It is important to understand that emotions are instinctive responses to our circumstances. We do not judge ourselves when our doctor taps our knee and our leg kicks up; it is a natural reflex. Similarly, we must accept our feelings as reflexes to our environment. Our feelings do not define us any more than our leg kicking upward defines our body. 

The unspoken effects of suppressing our feelings is the immense energy it takes to convince others (and often ourselves) from seeing who we really are. You may be thinking, "I just turn it off." That may be true, but it takes more energy to hide from our feelings than it does to acknowledge them. Consider the energy it takes to force your leg from kicking when your reflexes are tested. To someone watching, it would appear that no energy is being expelled; however, we know that while the effort may not be visible to others, we would have to work really hard to hold our leg still when it was designed to jump in response to the doctor's tap. The amount of energy you exert keeping your feelings hidden is extraordinary, even if it cannot be seen. 

Also, while our feelings are instinctual and natural responses to our environment, it will take effort on our part to re-learn how to openly feel. Remember, we have spent a lifetime suppressing our instincts to the point that suppression is more comfortable than not; however, with a conscious effort I believe that the energy spent re-learning to own our feelings is much less energy than that spent fighting against them.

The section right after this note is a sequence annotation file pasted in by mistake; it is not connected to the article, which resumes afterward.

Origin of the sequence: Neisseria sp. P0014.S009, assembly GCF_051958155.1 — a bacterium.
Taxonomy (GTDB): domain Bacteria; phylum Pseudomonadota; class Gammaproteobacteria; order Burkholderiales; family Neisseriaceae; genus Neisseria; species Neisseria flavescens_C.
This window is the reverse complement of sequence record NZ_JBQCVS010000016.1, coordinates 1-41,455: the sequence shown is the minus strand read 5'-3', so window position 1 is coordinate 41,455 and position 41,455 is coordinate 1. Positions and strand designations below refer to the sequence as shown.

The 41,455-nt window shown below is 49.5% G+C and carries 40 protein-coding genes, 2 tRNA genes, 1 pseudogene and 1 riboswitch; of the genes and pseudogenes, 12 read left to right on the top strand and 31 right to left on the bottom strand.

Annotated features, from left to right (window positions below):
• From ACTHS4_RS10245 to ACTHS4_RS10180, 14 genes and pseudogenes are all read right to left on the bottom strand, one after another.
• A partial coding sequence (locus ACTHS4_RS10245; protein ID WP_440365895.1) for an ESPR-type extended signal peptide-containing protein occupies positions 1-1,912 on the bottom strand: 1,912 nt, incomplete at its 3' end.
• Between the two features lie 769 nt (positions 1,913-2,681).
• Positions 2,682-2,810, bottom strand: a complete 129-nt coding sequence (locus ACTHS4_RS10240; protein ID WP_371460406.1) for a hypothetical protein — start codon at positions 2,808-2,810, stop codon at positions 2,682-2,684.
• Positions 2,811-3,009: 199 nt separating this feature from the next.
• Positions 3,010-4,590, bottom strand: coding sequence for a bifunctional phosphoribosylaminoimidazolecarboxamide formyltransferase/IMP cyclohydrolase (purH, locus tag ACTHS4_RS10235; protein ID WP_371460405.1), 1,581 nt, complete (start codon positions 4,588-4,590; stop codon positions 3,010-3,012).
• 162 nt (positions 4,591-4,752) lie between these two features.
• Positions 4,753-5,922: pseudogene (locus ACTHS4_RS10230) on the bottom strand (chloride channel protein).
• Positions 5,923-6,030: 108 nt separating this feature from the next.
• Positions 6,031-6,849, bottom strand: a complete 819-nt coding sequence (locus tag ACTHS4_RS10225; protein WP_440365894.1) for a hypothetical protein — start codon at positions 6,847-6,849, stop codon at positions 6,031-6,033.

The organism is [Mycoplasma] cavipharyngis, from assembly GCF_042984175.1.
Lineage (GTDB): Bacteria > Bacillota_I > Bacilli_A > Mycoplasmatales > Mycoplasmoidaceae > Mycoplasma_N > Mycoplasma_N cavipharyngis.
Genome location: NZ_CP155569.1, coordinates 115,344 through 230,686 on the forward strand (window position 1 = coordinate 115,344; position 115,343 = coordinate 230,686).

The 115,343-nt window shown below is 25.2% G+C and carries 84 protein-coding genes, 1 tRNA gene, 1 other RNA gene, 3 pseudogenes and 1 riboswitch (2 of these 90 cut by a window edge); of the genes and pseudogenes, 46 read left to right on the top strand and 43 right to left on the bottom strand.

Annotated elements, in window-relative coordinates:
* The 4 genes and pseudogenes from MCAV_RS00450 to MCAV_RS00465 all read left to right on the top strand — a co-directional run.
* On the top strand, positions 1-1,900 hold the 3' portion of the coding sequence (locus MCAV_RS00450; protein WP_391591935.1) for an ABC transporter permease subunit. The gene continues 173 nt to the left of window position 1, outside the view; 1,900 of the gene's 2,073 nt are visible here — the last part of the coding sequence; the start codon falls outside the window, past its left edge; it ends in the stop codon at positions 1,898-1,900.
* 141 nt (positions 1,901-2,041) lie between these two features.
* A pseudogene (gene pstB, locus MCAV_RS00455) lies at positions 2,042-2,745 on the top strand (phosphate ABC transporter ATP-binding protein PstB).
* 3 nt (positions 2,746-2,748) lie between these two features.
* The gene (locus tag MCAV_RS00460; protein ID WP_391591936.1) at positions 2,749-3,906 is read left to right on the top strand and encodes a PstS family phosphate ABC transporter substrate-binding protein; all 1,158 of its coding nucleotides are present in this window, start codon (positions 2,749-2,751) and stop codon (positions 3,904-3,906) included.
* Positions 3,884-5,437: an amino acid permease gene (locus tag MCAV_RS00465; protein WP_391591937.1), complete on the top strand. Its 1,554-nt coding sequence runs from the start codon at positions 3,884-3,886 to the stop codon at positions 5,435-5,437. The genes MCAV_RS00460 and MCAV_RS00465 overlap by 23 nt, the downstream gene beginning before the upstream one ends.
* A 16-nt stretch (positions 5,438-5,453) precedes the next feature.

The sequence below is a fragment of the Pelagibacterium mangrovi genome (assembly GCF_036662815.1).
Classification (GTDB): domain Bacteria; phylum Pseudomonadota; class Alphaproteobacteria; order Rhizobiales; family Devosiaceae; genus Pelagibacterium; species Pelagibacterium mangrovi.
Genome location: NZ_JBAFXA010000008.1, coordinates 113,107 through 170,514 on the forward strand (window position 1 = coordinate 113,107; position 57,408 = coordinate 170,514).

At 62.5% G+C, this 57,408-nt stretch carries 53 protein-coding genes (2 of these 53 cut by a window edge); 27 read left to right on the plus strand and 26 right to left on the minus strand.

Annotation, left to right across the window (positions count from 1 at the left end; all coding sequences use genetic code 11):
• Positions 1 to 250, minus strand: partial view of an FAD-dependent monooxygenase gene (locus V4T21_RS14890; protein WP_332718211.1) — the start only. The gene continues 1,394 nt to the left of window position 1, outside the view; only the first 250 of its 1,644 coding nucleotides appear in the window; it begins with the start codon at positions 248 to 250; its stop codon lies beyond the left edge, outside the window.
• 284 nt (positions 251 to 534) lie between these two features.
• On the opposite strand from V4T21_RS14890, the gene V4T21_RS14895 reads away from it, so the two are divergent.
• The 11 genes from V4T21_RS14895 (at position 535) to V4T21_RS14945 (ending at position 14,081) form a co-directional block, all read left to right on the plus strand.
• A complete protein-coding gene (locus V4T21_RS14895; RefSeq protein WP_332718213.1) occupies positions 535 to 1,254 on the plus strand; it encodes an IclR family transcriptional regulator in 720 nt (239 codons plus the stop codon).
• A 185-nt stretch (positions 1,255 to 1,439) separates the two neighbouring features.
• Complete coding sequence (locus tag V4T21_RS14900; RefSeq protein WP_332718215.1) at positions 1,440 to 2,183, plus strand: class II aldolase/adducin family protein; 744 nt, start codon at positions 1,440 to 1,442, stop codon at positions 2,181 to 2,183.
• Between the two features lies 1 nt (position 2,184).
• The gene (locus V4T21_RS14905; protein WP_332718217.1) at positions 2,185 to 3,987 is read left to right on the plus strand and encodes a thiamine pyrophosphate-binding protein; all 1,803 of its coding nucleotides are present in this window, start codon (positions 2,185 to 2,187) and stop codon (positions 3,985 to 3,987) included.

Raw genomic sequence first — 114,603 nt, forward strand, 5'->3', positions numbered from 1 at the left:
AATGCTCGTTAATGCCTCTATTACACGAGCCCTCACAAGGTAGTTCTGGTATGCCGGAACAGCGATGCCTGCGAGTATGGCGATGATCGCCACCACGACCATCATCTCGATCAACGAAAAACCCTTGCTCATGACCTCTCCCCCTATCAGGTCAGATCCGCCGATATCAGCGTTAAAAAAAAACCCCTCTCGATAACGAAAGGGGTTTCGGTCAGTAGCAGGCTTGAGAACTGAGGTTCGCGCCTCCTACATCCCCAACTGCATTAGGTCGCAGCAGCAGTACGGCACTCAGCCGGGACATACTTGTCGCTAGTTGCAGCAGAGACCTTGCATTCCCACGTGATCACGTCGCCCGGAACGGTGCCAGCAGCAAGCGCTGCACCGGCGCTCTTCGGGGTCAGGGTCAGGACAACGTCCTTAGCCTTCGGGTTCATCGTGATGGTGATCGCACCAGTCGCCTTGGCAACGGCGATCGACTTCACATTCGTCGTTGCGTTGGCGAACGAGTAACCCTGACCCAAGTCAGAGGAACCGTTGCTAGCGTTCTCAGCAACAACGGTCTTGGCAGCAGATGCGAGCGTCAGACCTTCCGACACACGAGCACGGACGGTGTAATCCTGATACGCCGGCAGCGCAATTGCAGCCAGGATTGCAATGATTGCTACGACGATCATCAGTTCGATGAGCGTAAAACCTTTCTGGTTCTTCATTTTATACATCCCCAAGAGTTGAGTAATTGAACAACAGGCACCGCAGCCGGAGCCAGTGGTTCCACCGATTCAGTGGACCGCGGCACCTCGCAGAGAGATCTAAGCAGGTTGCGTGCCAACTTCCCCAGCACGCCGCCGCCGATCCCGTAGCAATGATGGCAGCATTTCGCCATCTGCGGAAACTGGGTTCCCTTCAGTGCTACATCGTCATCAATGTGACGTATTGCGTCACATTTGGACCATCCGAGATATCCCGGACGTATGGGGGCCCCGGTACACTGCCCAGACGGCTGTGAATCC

While it is difficult at first, accepting our feelings is the first step to not only connecting with ourselves but to anyone in our lives. We are all designed to be in contact with one another, and the deeper that relationship goes, the more fulfilled we can be in our lives. 


If you are sharing feelings, say:  I feel ___________. 

Try to avoid saying: I feel like ____________. 

Visit these websites for a list of common feeling words:


10 Reasons to Choose Therapy

1. You want someone to listen to you and give you unconditional support.